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Vietnam’s first prospective assistant referee at 2019 FIFA Women’s World Cup

Sunday, February 19, 2017, 16:08 GMT+7

A former soccer talent from southern Vietnam has turned a career-wrecking accident into the beginning of her persevering journey to become the country’s best female referee.

While Vietnam’s national soccer teams are still chasing their wild dream of being qualified for the world’s biggest soccer event, a Vietnamese female referee is already one step closer to being an assistant referee at the 2019 FIFA Women’s World Cup in France.

Truong Thi Le Trinh, a woman from Long An Province in southern Vietnam, has been included in the event’s Candidates Program for prospective match officials along over 120 other women referees across the globe.

Next year, the 33-year-old Trinh will be appointed to be an assistant referee either at the FIFA U-17 Women’s World Cup in Uruguay or the FIFA U-20 Women’s World Cup in France before about 60 referees are selected for the biggest stage of women’s soccer in 2019.

Lệ Trinh và cơ hội cầm còi ở World Cup

Truong Thi Le Trinh at the 2016 FIFA U-17 Women’s World Cup in Jordan. Photo: Tuoi Tre

Silver lining

Fourteen years ago, Trinh’s career path as a professional soccer player seemed promising when she was called up to the national team at the age of 18.

But a serious injury to one of her knees put an end to the young talent’s career when it was just about to flourish.

“I realized at the time that I could only help myself through education, for all I had ever known up until then was playing football,” Trinh recalled.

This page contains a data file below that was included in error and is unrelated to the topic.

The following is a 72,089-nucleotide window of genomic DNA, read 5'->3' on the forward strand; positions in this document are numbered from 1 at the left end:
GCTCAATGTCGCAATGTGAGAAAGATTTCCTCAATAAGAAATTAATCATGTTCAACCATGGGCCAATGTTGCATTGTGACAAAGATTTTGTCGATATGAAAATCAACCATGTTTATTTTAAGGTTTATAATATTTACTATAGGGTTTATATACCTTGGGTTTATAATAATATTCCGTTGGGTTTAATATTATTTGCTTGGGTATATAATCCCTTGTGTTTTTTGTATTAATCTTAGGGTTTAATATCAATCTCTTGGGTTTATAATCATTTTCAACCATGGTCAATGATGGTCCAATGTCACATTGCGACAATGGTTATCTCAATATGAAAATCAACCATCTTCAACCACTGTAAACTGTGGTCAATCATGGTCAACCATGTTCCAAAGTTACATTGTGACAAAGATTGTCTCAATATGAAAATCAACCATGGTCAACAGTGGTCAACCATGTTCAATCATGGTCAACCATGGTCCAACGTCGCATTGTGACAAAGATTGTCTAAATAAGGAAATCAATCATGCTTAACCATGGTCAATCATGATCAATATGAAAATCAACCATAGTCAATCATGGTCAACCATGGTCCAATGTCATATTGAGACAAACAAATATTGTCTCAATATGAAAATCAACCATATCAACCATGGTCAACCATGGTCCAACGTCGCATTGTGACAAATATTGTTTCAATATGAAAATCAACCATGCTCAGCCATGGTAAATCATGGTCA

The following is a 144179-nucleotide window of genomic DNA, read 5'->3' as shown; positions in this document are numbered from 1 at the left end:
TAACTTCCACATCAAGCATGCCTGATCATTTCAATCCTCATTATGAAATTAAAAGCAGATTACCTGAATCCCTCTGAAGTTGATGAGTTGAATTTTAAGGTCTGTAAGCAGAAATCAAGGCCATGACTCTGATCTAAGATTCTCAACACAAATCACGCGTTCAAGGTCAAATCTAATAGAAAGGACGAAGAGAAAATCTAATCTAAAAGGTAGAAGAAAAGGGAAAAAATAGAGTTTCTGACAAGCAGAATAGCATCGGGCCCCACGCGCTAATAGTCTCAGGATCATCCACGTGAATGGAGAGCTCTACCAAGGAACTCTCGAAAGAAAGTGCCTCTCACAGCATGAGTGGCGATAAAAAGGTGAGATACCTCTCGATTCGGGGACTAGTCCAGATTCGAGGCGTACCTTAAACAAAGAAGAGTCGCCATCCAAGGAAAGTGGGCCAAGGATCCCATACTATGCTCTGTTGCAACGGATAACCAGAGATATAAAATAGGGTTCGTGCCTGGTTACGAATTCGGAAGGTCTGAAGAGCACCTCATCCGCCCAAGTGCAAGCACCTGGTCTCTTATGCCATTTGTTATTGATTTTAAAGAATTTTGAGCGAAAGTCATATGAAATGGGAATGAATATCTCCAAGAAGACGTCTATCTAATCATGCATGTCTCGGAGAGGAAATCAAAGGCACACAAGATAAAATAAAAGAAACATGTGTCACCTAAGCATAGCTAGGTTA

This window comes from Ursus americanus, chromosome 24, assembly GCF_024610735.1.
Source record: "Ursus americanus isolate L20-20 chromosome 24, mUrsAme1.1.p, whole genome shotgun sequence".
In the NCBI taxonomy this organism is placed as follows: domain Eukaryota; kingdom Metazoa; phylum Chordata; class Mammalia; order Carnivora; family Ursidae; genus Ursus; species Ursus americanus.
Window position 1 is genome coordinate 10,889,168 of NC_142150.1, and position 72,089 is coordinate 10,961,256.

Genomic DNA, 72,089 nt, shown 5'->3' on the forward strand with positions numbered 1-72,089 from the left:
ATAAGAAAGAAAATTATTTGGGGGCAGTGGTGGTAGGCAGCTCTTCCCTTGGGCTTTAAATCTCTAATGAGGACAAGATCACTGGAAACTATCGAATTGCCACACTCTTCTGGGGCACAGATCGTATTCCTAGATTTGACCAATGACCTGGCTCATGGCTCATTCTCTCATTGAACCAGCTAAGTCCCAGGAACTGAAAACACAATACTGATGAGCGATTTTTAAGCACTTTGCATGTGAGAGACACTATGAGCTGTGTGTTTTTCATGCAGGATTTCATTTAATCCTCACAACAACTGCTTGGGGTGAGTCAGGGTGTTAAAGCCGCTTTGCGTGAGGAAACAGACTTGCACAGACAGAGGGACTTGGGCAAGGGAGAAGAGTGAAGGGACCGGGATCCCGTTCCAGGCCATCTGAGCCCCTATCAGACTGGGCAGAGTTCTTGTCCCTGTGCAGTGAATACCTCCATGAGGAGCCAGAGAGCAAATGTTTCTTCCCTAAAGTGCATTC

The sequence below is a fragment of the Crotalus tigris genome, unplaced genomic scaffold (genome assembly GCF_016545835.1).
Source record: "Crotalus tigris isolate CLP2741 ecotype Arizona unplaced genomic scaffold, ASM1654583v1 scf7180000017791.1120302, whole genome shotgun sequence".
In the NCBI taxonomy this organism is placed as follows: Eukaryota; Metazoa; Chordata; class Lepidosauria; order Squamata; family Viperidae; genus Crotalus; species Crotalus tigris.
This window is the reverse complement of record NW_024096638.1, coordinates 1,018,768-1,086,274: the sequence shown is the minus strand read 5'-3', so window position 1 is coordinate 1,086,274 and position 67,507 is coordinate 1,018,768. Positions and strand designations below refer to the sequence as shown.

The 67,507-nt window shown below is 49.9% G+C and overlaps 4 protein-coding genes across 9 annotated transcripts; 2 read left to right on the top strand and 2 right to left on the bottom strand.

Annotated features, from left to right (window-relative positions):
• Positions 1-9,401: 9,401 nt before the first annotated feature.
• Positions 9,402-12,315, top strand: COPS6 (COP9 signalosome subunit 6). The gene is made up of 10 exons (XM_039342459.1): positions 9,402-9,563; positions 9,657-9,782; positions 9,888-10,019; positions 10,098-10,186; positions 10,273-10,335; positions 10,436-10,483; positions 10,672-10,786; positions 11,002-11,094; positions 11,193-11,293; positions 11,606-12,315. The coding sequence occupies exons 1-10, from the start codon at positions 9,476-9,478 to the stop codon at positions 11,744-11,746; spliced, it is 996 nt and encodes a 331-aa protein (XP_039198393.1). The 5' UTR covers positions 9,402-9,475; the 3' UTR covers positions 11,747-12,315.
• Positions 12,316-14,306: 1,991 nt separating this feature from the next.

Trinh enrolled in the Ho Chi Minh City University of Sports and graduated in 2008, upon which she signed up for two other courses on sport education and refereeing, determined to strike a balance between a stable job and fulfilling her dream of being on the soccer field once again.

After finishing her studies, Trinh taught physical education at Tan Tru High School in Long An while working as an assistant referee now and then for national championships.

“Though my teaching job allowed me to have a settled future, my love for the ball and the feeling of being on the grass field, even just looking at others playing, was too tempting to pass,” Trinh explained her persevering pursuit for a career as a referee.

Trinh’s hard work paid off in 2012, when out of five Vietnamese referees attending a FIFA training course in Thailand, she was the only one invited to be an assistant referee at international championships after the course ended.

Lệ Trinh và cơ hội cầm còi ở World Cup

Truong Thi Le Trinh (first left) works as an assistant referee in a match at the 2016 AFF Women’s Championship in Mandalay, Myanmar. Photo: Tuoi Tre

Sharpening English

“During the training course in Thailand, I could understand only 50 percent of what was being taught due to my limited command of English,” Trinh admitted, saying that was the single thing she had regretted the most.

Trinh wasted no time to sign up for an English course in her hometown in Long An after returning to Vietnam, and has since seen great improvement in her English proficiency.

Trinh’s first experience as the referee for an international match was at the AFF Women’s Championship hosted by Vietnam in 2013, and it was only one year later that she was listed among FIFA’s Elite Referees.

Since earning the highest honor for a FIFA referee, Trinh has been appointed to bigger soccer stages such as the 2014 AFC Women’s Asian Cup, the 2016 invitational Algarve Cup, and the 2016 FIFA U-17 Women's World Cup in Jordan.

“Everyone thinks my duty ends when the match is finished, but we referees actually have to attend another stressful session after every match to go over our performance with the supervisors,” Trinh said.

A serious mistake could mean the end of their international career for a FIFA referee, Trinh said.

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